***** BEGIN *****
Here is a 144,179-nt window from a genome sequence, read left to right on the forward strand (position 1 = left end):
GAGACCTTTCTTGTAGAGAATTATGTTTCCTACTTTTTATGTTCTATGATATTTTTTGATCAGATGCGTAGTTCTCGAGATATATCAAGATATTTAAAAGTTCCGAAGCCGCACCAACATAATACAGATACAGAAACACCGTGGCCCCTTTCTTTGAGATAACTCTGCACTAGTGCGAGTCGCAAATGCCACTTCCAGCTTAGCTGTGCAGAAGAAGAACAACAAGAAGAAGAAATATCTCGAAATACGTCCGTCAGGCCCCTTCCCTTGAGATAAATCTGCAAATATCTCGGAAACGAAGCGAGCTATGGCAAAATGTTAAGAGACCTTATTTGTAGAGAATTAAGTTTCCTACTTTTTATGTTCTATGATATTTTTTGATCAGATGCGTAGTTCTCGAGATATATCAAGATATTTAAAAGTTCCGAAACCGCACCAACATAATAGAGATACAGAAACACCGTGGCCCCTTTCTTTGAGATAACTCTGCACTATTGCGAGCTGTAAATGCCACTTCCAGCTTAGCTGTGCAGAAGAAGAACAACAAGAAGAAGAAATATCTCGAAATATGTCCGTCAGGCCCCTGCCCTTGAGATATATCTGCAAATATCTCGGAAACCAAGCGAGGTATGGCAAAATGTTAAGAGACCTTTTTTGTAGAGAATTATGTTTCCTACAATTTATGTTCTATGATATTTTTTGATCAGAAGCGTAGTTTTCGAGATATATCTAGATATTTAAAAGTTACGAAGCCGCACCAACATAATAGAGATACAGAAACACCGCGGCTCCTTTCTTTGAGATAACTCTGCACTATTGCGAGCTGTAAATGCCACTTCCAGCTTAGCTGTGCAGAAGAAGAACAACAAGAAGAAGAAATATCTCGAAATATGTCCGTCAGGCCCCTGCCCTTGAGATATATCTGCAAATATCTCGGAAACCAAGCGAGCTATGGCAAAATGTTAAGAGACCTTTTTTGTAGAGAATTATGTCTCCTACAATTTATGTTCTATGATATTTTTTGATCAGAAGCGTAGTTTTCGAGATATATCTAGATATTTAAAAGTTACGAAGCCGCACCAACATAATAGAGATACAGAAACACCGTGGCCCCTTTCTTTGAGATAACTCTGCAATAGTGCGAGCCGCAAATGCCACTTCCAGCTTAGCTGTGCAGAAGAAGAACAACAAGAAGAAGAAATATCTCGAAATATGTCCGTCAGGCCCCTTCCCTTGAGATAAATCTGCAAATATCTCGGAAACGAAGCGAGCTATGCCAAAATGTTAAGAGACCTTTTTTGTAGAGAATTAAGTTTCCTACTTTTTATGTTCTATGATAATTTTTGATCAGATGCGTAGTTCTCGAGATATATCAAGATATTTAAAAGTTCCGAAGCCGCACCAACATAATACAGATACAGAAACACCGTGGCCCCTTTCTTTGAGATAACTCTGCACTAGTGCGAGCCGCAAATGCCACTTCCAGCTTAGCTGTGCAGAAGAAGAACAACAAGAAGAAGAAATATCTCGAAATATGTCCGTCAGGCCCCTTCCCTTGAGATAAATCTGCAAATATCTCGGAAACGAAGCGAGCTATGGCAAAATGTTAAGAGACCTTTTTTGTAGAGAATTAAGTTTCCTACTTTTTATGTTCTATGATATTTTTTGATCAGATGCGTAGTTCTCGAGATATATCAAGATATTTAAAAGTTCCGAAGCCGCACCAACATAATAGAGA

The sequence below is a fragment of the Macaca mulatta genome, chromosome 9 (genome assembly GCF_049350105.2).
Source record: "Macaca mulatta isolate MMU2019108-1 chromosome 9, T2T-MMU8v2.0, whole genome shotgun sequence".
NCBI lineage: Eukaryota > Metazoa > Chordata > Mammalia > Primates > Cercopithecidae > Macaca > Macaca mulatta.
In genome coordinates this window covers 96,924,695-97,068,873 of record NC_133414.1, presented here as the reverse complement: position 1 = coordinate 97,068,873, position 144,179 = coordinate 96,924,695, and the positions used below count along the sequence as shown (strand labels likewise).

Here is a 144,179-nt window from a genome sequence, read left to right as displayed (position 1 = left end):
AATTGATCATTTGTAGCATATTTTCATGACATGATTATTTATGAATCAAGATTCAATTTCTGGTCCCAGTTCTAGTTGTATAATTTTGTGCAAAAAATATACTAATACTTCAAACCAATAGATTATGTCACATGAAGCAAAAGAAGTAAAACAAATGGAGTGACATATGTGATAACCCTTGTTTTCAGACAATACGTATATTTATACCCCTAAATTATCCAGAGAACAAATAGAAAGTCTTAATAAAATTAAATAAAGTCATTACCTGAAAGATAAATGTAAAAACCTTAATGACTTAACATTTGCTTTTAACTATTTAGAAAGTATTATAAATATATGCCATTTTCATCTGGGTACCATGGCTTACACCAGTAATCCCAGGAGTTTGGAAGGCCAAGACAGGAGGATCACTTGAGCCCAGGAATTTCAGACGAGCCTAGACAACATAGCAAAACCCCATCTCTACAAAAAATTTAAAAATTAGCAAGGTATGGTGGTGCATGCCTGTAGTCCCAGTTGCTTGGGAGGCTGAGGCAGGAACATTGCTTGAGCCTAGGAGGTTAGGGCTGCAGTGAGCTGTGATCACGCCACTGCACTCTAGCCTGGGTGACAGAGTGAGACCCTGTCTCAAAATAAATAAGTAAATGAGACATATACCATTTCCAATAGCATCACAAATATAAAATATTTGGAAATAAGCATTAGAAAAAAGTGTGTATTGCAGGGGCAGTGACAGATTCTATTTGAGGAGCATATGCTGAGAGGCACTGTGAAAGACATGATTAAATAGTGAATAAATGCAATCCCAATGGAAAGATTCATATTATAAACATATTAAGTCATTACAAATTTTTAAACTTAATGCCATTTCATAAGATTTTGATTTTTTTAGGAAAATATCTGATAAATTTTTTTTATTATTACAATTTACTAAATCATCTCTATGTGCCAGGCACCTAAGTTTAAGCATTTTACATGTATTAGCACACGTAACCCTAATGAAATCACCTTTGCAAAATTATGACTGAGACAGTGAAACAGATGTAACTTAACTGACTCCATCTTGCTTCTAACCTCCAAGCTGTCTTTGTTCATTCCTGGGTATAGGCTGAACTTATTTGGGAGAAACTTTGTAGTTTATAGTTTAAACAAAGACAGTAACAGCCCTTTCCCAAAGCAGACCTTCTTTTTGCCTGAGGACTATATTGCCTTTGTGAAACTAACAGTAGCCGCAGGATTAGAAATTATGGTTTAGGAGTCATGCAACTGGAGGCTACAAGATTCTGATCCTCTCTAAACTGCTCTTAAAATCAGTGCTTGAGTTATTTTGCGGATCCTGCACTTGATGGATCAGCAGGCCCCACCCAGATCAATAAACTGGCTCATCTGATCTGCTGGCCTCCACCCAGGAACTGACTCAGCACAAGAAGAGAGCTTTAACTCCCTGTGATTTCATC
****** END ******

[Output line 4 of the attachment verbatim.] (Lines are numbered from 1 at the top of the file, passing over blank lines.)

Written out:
Source record: "Macaca mulatta isolate MMU2019108-1 chromosome 9, T2T-MMU8v2.0, whole genome shotgun sequence".